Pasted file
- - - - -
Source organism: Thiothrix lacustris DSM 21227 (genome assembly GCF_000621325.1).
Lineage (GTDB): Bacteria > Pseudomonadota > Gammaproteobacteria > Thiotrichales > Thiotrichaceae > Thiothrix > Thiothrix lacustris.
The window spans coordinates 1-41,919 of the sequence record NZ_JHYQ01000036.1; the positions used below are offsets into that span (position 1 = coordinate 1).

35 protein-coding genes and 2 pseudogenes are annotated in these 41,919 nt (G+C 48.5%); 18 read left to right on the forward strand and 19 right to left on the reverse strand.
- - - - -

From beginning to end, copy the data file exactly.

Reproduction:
Source organism: Thiothrix lacustris DSM 21227 (genome assembly GCF_000621325.1).
Lineage (GTDB): Bacteria > Pseudomonadota > Gammaproteobacteria > Thiotrichales > Thiotrichaceae > Thiothrix > Thiothrix lacustris.
The window spans coordinates 1-41,919 of the sequence record NZ_JHYQ01000036.1; the positions used below are offsets into that span (position 1 = coordinate 1).

35 protein-coding genes and 2 pseudogenes are annotated in these 41,919 nt (G+C 48.5%); 18 read left to right on the forward strand and 19 right to left on the reverse strand.